Alberta couple heartbroken after Earl, their pet pig, killed by intruders
‘He doesn't deserve it at all. Not this demise. It's a brutal way to end a friendship.’
On Sunday morning, Willow Wilson heard what sounded like a gunshot. She didn't realize it signified the death of Earl, her pet pot-bellied pig.
It's hunting season so the sound wasn't unusual to hear in the rural area where she lives in Lac Ste. Anne County. Wilson didn't see anything out of the ordinary when she looked around their property near Mayerthorpe, Alta., 120 kilometres northwest of Edmonton.
It wasn't until later when her partner Tex Schar returned home that they realized something was amiss.
"It would be very unusual for Earl not to greet us when we came home," Wilson said about her four-year-old pet pig. "He was more like a dog than anything. A really close family friend."
Earl wasn't in his pen when Schar checked there. After checking a nearby field, he discovered a couple of pools of blood staining dried crops and snow, along with fresh tire tracks that came within 65 metres of their home.
On Monday evening, the couple joined RCMP officers in identifying Earl's remains where they were found four kilometres away, they said.
Their pet's body had been butchered and its ears were missing.
Schar and Wilson had suspected that Earl was dead but seeing the brutal evidence brought feelings of anger and sadness.
"It was tough. We definitely choked back tears, that's for sure," said Schar.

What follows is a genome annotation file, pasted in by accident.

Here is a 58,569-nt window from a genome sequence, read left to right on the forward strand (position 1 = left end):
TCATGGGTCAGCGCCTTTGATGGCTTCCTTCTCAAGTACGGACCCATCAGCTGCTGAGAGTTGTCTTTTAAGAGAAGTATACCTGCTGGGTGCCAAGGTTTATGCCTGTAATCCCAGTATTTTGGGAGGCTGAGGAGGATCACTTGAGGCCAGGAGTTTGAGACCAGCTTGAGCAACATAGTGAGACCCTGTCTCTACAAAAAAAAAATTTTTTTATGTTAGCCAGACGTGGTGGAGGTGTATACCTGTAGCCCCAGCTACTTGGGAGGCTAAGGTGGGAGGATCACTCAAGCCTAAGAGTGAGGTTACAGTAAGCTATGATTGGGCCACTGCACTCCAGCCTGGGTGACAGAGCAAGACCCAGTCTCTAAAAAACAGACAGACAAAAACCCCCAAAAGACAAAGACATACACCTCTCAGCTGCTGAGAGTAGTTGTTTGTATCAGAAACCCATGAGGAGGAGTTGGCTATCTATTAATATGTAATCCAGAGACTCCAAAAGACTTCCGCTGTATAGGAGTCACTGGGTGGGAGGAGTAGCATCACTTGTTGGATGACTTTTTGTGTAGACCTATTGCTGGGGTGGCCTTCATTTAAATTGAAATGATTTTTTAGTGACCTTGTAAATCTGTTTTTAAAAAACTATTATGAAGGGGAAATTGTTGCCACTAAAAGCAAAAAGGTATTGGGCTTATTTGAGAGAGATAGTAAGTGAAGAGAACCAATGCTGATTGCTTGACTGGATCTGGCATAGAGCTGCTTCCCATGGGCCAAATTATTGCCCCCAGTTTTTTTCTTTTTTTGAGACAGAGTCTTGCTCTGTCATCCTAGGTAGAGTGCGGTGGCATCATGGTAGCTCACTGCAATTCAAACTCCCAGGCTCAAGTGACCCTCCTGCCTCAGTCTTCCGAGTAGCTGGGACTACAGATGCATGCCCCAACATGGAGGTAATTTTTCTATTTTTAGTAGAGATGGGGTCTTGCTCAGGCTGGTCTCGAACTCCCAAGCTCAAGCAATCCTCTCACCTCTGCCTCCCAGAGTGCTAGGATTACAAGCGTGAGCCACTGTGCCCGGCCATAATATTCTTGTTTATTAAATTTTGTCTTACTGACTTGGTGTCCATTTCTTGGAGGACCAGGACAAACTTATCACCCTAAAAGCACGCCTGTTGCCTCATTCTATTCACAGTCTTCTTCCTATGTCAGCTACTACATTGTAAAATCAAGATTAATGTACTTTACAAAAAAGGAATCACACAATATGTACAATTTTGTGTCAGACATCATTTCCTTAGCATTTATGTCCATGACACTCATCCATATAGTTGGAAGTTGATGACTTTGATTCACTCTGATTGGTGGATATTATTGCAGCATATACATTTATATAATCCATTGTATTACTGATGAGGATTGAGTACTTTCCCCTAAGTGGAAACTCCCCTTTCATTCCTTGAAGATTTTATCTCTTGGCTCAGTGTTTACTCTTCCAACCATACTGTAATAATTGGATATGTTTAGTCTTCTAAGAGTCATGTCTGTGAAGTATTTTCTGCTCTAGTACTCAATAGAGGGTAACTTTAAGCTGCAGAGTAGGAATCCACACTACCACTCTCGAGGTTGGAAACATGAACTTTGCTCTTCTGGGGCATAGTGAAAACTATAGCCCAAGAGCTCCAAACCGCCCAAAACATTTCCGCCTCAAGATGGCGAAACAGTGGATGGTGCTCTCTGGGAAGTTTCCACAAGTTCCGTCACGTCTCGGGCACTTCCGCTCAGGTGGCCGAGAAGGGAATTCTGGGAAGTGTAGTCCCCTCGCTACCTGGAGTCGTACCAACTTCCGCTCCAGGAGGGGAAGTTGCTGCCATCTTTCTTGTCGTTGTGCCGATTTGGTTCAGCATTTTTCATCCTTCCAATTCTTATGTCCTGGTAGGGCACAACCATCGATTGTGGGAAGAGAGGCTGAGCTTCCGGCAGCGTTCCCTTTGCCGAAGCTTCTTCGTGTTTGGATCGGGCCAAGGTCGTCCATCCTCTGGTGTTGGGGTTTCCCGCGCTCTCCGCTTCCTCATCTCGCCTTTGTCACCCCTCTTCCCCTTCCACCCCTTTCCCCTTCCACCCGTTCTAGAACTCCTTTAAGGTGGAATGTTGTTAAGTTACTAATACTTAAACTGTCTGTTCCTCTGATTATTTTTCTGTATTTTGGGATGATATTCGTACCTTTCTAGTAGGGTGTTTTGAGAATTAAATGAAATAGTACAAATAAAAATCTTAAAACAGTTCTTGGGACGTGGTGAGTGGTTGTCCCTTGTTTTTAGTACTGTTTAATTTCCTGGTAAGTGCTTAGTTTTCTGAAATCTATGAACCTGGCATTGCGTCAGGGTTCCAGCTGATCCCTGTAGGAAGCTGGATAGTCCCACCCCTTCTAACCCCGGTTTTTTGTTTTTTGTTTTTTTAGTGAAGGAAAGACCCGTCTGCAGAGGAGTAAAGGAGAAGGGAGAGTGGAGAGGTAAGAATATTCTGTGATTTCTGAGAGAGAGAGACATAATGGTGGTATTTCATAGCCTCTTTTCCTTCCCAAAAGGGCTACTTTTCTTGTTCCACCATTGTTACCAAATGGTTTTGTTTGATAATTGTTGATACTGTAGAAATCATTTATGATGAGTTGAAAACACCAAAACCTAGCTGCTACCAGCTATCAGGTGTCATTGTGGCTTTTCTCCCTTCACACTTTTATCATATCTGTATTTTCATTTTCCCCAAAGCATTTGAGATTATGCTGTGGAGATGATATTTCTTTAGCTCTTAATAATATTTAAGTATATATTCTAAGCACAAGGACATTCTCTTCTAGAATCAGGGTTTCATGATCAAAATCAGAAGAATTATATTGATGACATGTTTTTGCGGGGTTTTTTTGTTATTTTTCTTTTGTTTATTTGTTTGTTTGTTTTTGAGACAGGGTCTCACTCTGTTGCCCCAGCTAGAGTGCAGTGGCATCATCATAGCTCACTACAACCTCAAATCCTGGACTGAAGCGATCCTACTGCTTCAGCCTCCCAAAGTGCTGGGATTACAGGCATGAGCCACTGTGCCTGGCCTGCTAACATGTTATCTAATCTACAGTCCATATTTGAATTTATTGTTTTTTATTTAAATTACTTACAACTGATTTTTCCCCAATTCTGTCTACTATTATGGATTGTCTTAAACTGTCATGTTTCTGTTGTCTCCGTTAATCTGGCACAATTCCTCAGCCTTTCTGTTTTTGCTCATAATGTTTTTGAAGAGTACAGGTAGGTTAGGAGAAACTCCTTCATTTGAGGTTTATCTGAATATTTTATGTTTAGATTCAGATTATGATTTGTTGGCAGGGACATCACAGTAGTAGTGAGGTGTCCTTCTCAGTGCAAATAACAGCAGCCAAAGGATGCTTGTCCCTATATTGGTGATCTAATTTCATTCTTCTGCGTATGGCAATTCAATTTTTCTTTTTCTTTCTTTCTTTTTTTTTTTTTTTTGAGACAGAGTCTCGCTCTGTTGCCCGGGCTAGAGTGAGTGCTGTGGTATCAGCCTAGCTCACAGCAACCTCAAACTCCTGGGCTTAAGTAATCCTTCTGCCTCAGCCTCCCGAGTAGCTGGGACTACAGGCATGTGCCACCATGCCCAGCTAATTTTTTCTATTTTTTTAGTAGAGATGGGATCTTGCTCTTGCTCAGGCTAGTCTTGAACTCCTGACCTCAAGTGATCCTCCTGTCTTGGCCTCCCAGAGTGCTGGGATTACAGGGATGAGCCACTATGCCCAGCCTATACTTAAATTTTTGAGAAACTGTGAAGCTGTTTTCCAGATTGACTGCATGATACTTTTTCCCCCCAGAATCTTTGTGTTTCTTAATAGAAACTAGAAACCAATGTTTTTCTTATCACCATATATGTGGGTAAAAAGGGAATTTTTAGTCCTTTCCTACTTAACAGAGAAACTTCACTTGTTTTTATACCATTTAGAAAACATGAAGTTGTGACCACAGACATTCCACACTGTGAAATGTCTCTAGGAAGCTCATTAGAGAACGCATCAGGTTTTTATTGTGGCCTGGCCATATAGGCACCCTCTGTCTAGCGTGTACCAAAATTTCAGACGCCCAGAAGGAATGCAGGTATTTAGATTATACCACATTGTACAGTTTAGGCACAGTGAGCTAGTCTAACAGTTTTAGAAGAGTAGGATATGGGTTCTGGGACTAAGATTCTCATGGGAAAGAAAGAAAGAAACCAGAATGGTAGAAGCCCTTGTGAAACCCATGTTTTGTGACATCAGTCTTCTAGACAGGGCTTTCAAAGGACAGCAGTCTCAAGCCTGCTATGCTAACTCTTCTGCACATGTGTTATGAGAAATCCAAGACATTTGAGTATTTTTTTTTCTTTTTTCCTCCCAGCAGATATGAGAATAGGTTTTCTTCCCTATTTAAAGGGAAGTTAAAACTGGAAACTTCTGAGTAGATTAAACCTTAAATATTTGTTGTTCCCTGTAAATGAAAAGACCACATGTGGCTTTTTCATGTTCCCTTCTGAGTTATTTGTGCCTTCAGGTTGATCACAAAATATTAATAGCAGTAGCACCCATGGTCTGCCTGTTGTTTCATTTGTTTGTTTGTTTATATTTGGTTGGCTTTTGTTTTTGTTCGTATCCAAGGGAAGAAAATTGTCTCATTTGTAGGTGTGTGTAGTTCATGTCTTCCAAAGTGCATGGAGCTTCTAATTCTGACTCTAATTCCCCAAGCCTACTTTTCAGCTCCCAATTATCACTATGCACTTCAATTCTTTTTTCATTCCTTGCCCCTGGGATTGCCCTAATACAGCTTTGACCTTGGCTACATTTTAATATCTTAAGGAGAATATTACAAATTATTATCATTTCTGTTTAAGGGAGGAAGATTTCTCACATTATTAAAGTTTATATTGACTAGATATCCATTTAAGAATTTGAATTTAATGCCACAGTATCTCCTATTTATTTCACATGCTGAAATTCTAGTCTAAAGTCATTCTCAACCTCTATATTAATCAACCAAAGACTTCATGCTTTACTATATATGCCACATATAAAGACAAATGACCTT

"He doesn't deserve it at all. Not this demise," added Wilson. "It's a brutal way to end a friendship."
Earl's big personality made him a standout among the various animals — including cats and a horse — that lived on the acreage.
"He was an awesome pet. He had a personality-plus, he was always outside. When we were outside, he was with us all the time," said Schar. "We had friends over, he would come and introduce himself, touching every heart."
Both Schar and Wilson hope whoever is responsible for their pet's death will turn themselves into RCMP.
"This shouldn't be happening," said Wilson. "People shouldn't have to be in fear because of trigger-happy people that just shoot whatever they feel like shooting."
Close to three years ago, Lac St Anne County discontinued a wild boar cull program. Bounty was exchanged for the ears of the animals, which are viewed as an invasive pest in Alberta, causing damage to property and crops and endangering people and animals.
RCMP confirm they are investigating the death of the pig, with potential charges including hunting in a dangerous manner, hunting on occupied land and use of firearms around buildings.